The sale of a C-corporation can often be a tax challenge for owners and shareholders. There is, however, a sometimes overlooked tax benefit if you are a qualified small business.
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Congress has created tax breaks for those investing in small companies, and these breaks apply to owners as well. On December 18, 2015 Congress made permanent an extension of the tax code allowing “eligible” taxpayers who sell stock in “qualified” C-corporations at a gain to exclude from tax 100 percent of such gain. (Mention IRC Sec 1202 to impress your friends!)
The following pertains to stock purchased after 9/27/10, note that different provisions apply to stock purchased before 9/27/10.
What Gains Can Be Excluded From Income Tax?
- 100% of gains recognized on the sale of stock issued by a qualified small business (“QSBC”) after September 27, 2010, with gains up to $10 million or, if greater, 10 times the amount of the taxpayer’s investment in the stock.
- The shareholder must have held the stock for more than 5-years prior to sale.
- The exclusion applies to federal income taxes, including the alternative minimum tax, and possibly state income tax, depending on state tax law.
- The exclusions apply to both founders and investors.
- A QSBC must issue the stock.
- A QSBC is a C-corporation engaged in certain types of active business excluding any trade or business involving services in health, law, engineering, architecture, accounting, actuarial science, performing arts, consulting, athletics, financial services, brokerage services, or any trade or business where the principal asset is the reputation or skill of one or more employees. Additionally, banking, investing, insurance, financing, leasing, and other similar businesses are excluded, along with farming businesses, and any business operating a hotel, restaurant, or similar business.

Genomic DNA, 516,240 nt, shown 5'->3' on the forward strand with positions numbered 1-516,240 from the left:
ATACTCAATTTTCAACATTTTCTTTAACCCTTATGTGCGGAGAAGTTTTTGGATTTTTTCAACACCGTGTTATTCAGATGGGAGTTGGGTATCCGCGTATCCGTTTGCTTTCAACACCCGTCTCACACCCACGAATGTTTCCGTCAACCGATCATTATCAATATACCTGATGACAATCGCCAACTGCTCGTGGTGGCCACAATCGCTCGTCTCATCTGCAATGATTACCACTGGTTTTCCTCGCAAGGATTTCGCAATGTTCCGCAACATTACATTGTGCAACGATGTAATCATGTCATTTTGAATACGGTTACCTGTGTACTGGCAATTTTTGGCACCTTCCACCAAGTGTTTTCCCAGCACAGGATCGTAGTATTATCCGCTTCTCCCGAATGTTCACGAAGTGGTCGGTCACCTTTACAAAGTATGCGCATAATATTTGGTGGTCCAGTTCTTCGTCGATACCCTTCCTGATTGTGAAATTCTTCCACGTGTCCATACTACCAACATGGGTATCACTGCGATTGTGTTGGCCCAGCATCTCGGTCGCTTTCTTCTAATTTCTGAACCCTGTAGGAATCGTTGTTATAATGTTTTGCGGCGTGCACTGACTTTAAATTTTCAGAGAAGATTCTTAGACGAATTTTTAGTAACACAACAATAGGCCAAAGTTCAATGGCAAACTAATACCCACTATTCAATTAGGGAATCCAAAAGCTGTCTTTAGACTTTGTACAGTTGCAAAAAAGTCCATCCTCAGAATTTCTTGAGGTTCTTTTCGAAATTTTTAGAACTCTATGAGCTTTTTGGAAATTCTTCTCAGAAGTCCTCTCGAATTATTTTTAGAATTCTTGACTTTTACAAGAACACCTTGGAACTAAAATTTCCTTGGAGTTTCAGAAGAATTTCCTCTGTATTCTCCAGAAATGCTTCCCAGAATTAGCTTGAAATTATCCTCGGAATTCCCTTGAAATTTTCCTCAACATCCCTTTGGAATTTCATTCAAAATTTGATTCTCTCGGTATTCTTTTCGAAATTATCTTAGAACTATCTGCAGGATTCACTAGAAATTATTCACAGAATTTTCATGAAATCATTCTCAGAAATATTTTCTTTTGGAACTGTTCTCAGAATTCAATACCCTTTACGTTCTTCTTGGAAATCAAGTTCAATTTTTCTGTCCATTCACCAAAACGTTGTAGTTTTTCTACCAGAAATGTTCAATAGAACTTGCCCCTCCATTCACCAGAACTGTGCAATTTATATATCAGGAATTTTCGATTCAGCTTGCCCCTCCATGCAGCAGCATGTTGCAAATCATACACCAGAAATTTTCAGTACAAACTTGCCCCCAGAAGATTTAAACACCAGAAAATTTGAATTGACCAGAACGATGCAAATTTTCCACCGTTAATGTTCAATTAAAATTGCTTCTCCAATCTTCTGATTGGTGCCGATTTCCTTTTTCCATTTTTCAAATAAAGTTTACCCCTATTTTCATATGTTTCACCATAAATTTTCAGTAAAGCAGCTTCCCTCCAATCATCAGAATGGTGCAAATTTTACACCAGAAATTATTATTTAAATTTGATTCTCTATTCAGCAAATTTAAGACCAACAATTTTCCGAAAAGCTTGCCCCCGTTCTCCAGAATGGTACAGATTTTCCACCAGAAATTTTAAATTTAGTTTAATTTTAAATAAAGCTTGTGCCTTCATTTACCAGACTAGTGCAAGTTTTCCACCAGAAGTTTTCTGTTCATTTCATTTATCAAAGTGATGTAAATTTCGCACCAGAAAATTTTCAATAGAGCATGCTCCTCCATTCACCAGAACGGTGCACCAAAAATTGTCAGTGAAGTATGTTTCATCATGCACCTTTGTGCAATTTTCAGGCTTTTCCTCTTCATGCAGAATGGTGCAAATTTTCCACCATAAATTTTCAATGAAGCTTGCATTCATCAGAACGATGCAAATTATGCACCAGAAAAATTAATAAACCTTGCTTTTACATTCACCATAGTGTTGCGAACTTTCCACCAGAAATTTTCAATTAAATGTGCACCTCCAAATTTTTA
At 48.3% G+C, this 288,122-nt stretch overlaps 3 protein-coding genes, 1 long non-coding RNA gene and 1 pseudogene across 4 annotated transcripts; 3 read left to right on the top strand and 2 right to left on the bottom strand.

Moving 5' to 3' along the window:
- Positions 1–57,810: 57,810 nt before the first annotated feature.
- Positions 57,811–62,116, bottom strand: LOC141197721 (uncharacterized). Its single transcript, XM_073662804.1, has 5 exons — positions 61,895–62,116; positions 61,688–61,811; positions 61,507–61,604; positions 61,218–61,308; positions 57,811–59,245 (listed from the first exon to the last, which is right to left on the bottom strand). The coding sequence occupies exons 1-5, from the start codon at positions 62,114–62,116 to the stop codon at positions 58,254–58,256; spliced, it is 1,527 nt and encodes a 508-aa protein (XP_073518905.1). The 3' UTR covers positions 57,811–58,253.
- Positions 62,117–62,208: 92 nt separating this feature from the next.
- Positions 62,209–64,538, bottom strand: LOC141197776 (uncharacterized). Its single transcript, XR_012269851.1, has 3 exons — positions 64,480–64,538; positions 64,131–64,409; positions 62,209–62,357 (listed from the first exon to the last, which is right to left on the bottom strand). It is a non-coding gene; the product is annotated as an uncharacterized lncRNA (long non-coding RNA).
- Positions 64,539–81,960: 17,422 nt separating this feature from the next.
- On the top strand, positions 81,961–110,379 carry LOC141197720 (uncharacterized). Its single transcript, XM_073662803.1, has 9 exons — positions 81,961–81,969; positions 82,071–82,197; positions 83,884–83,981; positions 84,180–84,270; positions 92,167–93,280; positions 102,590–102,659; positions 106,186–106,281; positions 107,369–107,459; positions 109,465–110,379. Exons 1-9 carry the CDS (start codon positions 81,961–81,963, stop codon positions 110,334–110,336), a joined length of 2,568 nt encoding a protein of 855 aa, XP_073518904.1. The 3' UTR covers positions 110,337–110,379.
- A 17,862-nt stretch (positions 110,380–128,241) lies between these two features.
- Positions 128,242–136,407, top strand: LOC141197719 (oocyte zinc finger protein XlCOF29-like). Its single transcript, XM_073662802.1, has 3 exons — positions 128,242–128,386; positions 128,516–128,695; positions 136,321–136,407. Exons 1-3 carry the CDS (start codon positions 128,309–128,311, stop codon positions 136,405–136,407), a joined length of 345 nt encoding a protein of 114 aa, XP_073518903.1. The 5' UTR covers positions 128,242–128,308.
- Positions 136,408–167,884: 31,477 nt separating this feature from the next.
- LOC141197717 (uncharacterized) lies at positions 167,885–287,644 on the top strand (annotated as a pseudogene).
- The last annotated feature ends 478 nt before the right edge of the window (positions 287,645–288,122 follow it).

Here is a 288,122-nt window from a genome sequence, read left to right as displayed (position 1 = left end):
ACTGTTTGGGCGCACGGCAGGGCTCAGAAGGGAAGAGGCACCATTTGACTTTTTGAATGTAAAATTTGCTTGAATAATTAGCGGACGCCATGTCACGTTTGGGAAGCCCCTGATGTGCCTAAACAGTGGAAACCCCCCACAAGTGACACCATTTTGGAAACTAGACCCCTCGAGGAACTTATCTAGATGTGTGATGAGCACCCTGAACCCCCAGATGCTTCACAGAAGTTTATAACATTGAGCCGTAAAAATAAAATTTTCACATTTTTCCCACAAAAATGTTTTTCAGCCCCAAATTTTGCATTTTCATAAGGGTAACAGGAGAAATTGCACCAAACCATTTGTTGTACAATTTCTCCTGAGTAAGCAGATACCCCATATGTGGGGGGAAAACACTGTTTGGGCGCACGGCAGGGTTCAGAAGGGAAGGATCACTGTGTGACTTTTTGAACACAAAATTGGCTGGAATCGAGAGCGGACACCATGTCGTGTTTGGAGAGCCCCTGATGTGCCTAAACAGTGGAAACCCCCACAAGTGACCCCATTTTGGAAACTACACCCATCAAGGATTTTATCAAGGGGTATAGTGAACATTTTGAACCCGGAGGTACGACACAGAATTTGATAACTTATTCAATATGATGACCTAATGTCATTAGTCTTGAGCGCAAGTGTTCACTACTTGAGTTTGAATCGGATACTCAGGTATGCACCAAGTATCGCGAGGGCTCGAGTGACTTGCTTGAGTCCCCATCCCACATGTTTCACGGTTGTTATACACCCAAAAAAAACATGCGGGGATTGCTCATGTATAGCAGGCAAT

- The value of the corporation’s aggregate gross assets must not exceed $50 million.
- Taxpayer eligibility. The taxpayer must be an individual, estate, or trust, and must have purchased the stock after September 27, 2010 (to qualify for the 100% exclusion) directly from the QSBC and not from another shareholder.
- Exclusion applies only to appreciation in stock value. The exclusion does not apply to so-called “built-in gain.” Accordingly, if the taxpayer transfers property other than cash to a QSBC in exchange for stock issued by the QSBC, the exclusion does not apply to the appreciation on that property from tax.
- Five-year holding period. The taxpayer must hold the shares for more than five years before the sale. However, subject to certain restrictions, a shareholder may sell stock within five years and not recognize gains from the sale provided that the shareholder uses the proceeds to acquire newly issued QSBC stock (a “Section 1045 Rollover”). When QSBC stock is sold and reinvested in a Section 1045 Rollover transaction, the holding period of the old shares is credited to the holding period of the new shares.
Harvest Tip: In negotiating the sale, for tax purposes, consider structuring the transaction as a stock sale.
If you have questions do not hesitate to email or call us. We are always pleased to assist.
Clients choose Harvest Business Advisors for our accurate business valuations and our consistent ability to deliver the highest price in the smoothest sale transaction possible. Harvest provides business brokerage, business valuation, and business succession planning services. We have extensive experience in the information technology and professional services, manufacturing, distribution, and contracting fields. We maintain offices in Maryland, New Jersey and Virginia. Connect with us at email@example.com or 443.334.8000 to discuss selling your business, ordering a business valuation or buying a business.